Ebenezer Scrooge's clerk and only employee in the Charles Dickens tale A Christmas Carol. Cratchit was the one who greeted Scrooge's nephew at the office, and allowed the two charity seekers to darken Scrooge's door. He lived in a modest four room house.

"There's another fellow," muttered Scrooge of Bob, "my clerk, with fifteen shillings a week, and a wife and family, talking about a merry Christmas. I'll retire to Bedlam."

When Scrooge was visited by the second of the three spirits, The Spirit Of Christmas Present, he was made witness to Cratchit's family as they celebrated the season in their own humble way, and learned of his youngest child Tiny Tim and the sad fate that lay in store for him.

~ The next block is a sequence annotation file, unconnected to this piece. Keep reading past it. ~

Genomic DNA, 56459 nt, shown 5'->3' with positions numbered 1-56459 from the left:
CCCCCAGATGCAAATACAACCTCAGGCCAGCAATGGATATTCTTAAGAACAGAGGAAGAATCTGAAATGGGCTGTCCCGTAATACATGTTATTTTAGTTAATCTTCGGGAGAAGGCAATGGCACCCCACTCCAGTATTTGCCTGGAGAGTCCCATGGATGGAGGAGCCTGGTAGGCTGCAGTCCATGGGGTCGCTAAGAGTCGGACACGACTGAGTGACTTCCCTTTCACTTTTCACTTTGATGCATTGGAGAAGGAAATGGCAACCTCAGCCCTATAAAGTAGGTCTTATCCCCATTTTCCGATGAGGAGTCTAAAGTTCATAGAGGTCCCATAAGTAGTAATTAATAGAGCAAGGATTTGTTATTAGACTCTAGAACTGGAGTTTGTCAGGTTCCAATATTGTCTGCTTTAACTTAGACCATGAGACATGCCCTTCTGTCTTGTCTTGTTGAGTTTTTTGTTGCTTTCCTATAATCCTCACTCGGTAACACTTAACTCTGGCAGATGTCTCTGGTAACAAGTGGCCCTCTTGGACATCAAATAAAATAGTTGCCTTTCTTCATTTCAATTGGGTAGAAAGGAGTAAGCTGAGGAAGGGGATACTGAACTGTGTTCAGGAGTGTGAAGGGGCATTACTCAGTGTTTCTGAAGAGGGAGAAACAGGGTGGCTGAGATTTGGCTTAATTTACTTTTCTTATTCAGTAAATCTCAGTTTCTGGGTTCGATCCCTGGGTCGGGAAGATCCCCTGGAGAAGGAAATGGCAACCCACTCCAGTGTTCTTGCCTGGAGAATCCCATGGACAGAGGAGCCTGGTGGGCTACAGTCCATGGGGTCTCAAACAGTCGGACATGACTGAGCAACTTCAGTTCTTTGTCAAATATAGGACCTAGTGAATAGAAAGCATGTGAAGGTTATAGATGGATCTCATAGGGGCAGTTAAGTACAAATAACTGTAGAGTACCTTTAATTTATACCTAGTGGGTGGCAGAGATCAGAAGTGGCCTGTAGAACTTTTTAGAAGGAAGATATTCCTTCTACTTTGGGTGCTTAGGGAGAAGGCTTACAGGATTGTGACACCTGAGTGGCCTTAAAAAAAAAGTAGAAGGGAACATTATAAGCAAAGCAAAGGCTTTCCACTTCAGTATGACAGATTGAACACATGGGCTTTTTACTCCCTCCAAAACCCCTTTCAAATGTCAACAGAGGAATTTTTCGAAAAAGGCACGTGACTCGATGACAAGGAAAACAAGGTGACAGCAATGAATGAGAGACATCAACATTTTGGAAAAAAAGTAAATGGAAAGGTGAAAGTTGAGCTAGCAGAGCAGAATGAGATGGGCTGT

After his trial by spirit, Scrooge quickly attempted to remedy the plight of his life, and one of his many actions to change the shades of future he was made to see was to increase Bob Cratchit's salary, pay the mortgage on Cratchit's house, and invited his family to a turkey dinner. Scrooge also he insured Cratchit's son Tiny Tim would recieve benefit and medicines. Through the character of Bob Cratchit, Charles Dickens showed how one man's actions, be they for good or ill, can affect others in both subtle and dramatic ways.

The tale is a persuasive one, in which the reader may choose to evaluate the actions of his own life, and learn by example.

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